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California has more immigrants than any other state.

  • California is home to 10.4 million immigrants—23% of the foreign-born population nationwide.
  • In 2022, the most current year of data, 27% of California’s population was foreign born, the highest share of any state and more than double the percentage in the rest of the country (12%).
  • Almost half (46%) of California children have at least one immigrant parent.
  • More than a third (34%) of prime-working-age adults—those 25 to 54—are foreign born; indeed, 53% of all foreign-born Californians are in this age group.

Immigration flows increased in the past year, but remain low by historic standards.

  • From 2010 to 2022, California’s immigrant population increased only 3% (by about 310,000), compared to a 14% (or 1.2 million) increase from 2000 to 2010, and a 37% (or 2.4 million) rise in the 1990s.
  • This fall-off in international immigration has contributed to the slowdown of California’s overall population growth in recent decades.
  • Recent Department of Finance estimates show that net immigration to California rose to 116,000 from July 2022 to July 2023. Between July 2020 and July 2021, California’s net immigration flow was at its lowest point (27,400) in at least three decades—a consequence of the pandemic and policies that limited travel.

The vast majority of immigrants in California are documented residents.

  • In 2022, more than half (54%) of California’s immigrants were naturalized US citizens. This share has increased consistently since 1990 when only 31% of immigrants were naturalized.
  • The Pew Research Center estimates that 1.85 million immigrants in California were undocumented in 2021, down from 2.80 million in 2007. The share of immigrants who are undocumented declined from 28% in 2007 to 18% in 2021. In 2021, 82% were either citizens or had some other legal residency status.

California’s immigrant population is concentrated in coastal metropolitan areas.

  • Immigrants are concentrated in the state’s large coastal counties. In 2022, foreign-born residents represented at least one-third of the population in Santa Clara (41%), San Mateo (36%), Alameda (34%), San Francisco (34%), and Los Angeles (33%) Counties.
  • Meanwhile, in some of the far northern counties of the state such as Humboldt (6%), Shasta (5%), and Butte (8%), foreign-born residents made up a very small share of the population.

Almost half of immigrants are from Latin America, but a majority of recent arrivals are from Asia.

  • The vast majority of California’s immigrants were born in Latin America (49%) or Asia (40%).
  • California has large numbers of immigrants from dozens of countries; the leading countries of origin are Mexico (3.8 million), the Philippines (807,300), China (784,700), India (580,800) and Vietnam (521,100).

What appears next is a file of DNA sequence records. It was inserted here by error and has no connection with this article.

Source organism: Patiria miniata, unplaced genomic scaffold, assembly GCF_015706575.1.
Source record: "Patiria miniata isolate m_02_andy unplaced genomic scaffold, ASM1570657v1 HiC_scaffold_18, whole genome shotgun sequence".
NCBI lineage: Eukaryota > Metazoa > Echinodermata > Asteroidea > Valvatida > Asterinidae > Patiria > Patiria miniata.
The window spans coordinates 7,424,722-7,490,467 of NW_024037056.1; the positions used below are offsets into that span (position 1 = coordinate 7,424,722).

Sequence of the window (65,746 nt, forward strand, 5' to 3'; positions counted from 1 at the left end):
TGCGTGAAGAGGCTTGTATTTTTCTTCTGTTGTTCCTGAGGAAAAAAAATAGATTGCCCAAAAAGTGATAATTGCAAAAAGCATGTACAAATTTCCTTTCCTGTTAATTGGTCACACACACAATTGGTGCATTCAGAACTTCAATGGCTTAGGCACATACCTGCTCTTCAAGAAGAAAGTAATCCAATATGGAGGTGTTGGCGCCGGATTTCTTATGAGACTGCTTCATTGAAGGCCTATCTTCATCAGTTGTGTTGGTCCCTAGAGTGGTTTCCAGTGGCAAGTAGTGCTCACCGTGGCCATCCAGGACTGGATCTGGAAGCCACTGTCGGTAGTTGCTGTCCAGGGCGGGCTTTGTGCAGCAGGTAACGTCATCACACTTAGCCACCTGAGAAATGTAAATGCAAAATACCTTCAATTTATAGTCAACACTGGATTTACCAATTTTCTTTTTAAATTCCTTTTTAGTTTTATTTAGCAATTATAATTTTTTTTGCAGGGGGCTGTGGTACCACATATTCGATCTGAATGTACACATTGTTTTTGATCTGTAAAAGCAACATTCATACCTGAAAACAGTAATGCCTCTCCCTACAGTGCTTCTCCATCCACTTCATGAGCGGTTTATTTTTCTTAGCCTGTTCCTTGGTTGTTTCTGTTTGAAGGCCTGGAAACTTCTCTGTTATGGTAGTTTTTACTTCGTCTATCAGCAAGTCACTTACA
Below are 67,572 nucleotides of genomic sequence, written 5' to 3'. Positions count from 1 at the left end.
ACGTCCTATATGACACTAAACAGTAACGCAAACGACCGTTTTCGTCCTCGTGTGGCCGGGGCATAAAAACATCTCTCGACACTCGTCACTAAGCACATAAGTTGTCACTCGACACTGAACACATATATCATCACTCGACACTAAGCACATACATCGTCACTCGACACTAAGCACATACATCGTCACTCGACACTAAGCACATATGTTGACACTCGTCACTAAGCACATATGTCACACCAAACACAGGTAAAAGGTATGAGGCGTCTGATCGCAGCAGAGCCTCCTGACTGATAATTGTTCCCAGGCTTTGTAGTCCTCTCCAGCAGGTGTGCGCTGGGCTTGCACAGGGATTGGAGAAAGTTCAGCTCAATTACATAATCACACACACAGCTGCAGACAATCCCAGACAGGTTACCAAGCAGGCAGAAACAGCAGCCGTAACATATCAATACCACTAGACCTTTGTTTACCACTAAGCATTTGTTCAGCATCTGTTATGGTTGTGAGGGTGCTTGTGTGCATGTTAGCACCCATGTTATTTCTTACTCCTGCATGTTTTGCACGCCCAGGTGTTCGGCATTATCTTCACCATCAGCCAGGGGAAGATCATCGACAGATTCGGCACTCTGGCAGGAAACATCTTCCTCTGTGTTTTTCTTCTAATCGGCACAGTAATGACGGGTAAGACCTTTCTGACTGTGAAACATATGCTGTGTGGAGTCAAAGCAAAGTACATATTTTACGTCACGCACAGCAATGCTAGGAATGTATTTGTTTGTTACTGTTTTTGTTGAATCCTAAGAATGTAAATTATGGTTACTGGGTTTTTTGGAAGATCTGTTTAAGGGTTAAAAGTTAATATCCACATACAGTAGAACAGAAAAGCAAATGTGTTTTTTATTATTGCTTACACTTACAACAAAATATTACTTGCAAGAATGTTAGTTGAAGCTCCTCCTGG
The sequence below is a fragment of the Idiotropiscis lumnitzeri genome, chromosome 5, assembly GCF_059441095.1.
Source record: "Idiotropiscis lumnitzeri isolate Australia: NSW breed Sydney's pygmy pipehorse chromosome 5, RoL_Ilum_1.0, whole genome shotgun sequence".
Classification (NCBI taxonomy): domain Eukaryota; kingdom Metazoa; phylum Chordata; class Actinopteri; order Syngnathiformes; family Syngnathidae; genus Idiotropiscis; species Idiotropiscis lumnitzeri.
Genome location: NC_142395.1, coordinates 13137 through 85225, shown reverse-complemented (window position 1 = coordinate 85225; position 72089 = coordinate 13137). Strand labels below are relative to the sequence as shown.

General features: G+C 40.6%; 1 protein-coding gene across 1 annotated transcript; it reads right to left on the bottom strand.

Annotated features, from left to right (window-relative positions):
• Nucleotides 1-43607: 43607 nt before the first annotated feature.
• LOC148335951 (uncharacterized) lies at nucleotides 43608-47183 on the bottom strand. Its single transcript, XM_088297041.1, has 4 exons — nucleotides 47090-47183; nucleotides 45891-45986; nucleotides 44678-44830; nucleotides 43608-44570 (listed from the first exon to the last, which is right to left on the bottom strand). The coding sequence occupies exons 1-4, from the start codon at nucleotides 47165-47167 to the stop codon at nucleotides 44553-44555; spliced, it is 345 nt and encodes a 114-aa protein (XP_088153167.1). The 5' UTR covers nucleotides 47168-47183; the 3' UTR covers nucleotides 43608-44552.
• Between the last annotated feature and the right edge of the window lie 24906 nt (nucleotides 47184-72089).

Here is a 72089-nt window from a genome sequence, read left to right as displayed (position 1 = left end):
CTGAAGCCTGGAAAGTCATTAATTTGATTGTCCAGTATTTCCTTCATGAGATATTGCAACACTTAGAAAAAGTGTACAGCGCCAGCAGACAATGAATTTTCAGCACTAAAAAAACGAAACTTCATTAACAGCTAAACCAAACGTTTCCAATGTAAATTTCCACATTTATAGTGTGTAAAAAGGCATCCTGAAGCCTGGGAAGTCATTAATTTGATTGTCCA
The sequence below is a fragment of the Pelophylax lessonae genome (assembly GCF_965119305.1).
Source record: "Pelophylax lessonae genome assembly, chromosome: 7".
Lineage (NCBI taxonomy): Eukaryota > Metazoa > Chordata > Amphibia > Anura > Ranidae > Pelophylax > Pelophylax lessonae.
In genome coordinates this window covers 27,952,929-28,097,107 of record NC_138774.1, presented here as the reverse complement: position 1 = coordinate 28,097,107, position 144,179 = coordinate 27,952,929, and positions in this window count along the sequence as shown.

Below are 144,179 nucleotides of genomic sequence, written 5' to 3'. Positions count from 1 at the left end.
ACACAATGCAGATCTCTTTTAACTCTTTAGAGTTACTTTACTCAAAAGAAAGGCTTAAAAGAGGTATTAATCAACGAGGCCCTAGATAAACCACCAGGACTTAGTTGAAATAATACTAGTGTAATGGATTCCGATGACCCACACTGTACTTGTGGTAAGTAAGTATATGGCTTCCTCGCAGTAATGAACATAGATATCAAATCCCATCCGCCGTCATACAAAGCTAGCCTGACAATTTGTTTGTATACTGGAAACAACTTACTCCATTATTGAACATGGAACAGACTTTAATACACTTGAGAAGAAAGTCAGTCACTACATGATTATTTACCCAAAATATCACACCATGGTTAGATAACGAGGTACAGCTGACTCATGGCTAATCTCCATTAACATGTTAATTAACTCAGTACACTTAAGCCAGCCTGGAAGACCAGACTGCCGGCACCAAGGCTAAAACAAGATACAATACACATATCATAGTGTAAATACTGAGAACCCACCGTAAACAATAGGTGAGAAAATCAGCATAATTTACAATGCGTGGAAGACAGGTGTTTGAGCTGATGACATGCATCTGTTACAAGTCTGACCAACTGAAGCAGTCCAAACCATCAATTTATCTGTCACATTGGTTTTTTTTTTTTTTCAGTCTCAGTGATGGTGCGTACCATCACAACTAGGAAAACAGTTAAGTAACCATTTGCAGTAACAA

• Among immigrants who arrived between 2013 and 2022, more than half (51%) were born in Asia, while 35% were born in Latin America.

California’s immigrants have varying levels of education.

  • Foreign-born residents accounted for 70% of those age 25 to 64 without a high school diploma and 32% of those with at least a bachelor’s degree.
  • Overall, 48% of California’s immigrants have no more than a high school diploma, compared with 28% of US-born Californians. A third (34%) of foreign-born residents have bachelor’s degrees, compared to 40% of US-born residents.
  • However, slightly over half (52%) of immigrants who came to the state between 2013 and 2022—and 65% of those who were born in Asia—have at least a bachelor’s degree.

Most of California’s immigrants speak at least some English.

  • About two-thirds (67%) of immigrants in California report speaking English very well or well, 22% speak English but not well, and 11% speak no English.
  • Even among recent immigrants, those in the US for five years or less, 60% report speaking English well or very well, while 18% speak no English.
  • Most immigrants speak a language other than English at home; Spanish (51%), Chinese, (10%), Tagalog (5.9%), Vietnamese (4.7%), and Korean (3.1%) are most commonly spoken.

Californians have positive views of immigrants.

  • When Californians are asked whether immigration is good or a bad for the US, 69% say it is a good thing. Four in ten say immigration should be kept at its present level; 36% say it should be decreased and about 24% say it should be increased.
  • An even larger share (80%) favor providing a path to citizenship for undocumented immigrants who meet certain requirements (e.g., waiting periods, fines and back taxes, and criminal background checks).


Immigrants in California Population